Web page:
Solo: A Star Wars Story
As an antidote to Cannes solemnity, Solo is a fun, conservative, effective convalescent. Ron Howard picks up from original directors Phil Lord and Chris Miller, marshalling something basically coherent, occasionally thrilling and satisfying in that “oh-that-character-again” sort of way. Alden Ehrenreich takes over the title role and is slightly subdued, far away from his superb performance in the Coen brothers’ Hail Caesar!, while Donald Glover exerts coolness – in both senses – as the cape-loving, duplicitous gambler Lando Calrissian. It’s a shame their repartee never really catches fire.
In fact, duplicity is central to the film. The figure of the pirate is given a galactic makeover, as Han falls under the mercenary tutelage of Tobias Beckett (Woody Harrelson), who shapes the arrogant upstart’s tendencies to material self-interest and emotional independence. Han still clings to old flame Qi’ra (Emilia Clarke) who has a shady role under the auspices of the risibly named Dryden Vos (a dry Paul Bettany) on board a malevolent floating shard. This construct is just as keen on unfettered capitalist enterprise.
Various contortions lead Han’s embryonic crew to hunt cylinders of blue liquid – one of the most hilariously inconsequential MacGuffins put to cinema – picking up en route old and new faces, Chewbacca and L3-37 among them. As the latter, Phoebe Waller-Bridge brings some merciful levity as the feminist droid fomenting the robot revolution, offering timely quips about female equality and sexual freedom. Backstories and origin myths are sketched effectively and there is a refreshingly unsentimental regard for the new characters. Don’t get too familiar.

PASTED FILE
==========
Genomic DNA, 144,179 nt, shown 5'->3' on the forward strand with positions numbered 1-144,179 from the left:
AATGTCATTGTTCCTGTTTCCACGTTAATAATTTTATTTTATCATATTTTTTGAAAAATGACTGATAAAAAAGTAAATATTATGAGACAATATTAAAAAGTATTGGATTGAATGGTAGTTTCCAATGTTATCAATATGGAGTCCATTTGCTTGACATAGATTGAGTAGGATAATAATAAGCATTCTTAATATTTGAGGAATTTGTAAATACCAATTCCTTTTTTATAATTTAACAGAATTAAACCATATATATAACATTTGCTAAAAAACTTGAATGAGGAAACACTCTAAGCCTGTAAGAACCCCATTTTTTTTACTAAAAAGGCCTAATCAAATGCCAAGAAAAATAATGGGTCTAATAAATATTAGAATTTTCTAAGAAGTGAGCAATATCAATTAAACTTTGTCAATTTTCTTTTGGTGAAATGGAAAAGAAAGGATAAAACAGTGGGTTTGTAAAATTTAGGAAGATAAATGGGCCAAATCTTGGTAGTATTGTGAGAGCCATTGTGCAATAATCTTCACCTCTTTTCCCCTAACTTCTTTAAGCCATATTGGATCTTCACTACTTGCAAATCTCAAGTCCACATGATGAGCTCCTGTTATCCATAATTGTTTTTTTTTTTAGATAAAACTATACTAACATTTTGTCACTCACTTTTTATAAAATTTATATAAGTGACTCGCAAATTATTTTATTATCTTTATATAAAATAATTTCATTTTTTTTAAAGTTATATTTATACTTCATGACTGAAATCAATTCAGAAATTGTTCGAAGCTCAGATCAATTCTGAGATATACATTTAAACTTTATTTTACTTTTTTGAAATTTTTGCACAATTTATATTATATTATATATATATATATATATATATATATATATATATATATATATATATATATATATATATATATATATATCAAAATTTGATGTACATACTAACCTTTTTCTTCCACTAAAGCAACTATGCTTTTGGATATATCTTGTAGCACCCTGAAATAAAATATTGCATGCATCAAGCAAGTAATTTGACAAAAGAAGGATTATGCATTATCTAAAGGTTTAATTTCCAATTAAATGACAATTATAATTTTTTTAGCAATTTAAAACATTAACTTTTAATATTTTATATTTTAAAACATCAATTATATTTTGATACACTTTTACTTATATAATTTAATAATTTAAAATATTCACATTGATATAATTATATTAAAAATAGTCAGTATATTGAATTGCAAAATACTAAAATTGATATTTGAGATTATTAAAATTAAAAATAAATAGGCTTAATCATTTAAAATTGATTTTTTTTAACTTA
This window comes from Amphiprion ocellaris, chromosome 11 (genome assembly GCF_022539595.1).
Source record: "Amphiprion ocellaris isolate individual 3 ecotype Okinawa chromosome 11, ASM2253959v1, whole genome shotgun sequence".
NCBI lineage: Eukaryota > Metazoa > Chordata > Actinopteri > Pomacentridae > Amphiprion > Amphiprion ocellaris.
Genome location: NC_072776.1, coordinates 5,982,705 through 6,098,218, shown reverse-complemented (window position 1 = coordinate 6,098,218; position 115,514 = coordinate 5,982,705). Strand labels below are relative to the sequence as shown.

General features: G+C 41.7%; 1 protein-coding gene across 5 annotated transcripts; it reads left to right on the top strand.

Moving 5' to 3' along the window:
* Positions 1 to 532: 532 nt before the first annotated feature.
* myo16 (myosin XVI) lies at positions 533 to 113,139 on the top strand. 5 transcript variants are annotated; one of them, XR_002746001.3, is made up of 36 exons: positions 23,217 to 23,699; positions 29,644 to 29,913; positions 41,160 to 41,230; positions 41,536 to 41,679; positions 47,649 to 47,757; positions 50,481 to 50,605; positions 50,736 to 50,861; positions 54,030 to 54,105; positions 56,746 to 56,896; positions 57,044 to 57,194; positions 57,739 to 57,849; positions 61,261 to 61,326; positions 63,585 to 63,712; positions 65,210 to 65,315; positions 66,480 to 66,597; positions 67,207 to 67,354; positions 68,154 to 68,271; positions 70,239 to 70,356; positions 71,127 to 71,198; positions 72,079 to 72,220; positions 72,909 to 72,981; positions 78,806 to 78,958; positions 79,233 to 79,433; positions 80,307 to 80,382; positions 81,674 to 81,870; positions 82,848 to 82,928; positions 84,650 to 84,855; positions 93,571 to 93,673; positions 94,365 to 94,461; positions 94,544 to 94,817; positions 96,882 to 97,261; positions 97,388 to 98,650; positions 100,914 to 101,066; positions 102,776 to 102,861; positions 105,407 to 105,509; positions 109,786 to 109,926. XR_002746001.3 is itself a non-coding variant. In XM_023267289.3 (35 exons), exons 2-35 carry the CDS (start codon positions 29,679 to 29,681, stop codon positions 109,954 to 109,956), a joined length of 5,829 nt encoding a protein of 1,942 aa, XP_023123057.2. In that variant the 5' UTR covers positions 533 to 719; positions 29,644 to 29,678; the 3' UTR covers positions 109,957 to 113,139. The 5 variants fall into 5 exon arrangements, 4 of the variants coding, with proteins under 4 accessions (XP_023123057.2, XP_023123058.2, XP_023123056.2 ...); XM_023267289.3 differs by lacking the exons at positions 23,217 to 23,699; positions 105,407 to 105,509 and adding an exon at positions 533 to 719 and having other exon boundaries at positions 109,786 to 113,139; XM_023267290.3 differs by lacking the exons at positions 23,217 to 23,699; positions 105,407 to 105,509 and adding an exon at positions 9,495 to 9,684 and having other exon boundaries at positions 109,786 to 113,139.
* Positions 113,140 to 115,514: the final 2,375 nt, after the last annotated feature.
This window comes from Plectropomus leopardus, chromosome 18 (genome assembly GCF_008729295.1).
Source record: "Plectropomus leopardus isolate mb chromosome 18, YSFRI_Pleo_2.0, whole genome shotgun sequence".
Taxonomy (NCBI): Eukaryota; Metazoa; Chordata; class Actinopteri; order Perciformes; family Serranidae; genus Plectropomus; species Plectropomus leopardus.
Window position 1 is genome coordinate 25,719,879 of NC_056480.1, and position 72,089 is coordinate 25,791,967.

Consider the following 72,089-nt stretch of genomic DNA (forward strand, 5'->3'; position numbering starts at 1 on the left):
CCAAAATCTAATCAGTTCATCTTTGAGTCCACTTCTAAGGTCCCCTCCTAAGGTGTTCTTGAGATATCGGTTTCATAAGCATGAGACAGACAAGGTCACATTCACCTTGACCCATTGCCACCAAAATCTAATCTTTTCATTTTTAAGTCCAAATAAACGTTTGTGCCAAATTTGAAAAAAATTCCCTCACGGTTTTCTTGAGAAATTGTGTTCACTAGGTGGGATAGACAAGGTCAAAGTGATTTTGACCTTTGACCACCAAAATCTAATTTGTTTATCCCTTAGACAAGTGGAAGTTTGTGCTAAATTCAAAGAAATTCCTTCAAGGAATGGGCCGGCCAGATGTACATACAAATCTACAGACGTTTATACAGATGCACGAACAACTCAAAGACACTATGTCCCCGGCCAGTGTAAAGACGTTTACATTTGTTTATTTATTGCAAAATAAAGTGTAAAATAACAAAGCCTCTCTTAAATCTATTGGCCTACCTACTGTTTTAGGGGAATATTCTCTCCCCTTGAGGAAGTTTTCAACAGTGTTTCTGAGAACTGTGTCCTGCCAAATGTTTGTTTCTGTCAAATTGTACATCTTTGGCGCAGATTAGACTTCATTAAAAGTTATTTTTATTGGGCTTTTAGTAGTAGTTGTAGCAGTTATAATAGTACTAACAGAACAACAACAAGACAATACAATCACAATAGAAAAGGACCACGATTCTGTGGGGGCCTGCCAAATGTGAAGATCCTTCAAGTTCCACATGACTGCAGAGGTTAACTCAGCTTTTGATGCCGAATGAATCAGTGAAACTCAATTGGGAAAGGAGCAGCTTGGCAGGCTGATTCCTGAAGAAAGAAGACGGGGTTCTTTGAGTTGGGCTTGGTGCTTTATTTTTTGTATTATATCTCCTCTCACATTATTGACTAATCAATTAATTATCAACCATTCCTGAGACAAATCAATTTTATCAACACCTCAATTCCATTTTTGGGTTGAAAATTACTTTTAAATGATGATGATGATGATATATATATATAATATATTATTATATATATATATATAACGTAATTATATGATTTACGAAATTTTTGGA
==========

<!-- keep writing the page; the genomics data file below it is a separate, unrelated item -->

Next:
Par for the course, special effects are put to good use: monsters rendered ugly, spaceships exploded, light speed shot across the screen. Howard has a steady hand on the tiller. Despite a story fundamentally rooted in deceit and betrayal, every treachery and bluff is clearly signposted. Like the other new entries, the movie trades on familiarity, providing regular echoes to past and future conquests. But the dramatic irony isn’t overdone: the characters develop in their own right, and this is an overall improvement on the last sidebar entry, the limited Rogue One. We glimpse an old favourite foe too, suggesting a possible further franchise within a franchise. God, what a world we have created.
Solo: A Star Wars Story is released nationwide on 24th May 2018.
Read more reviews from our Cannes Film Festival 2018 coverage here.
For further information about the event visit the Cannes Film Festival website here.
Watch a clip from Solo: A Star Wars Story here: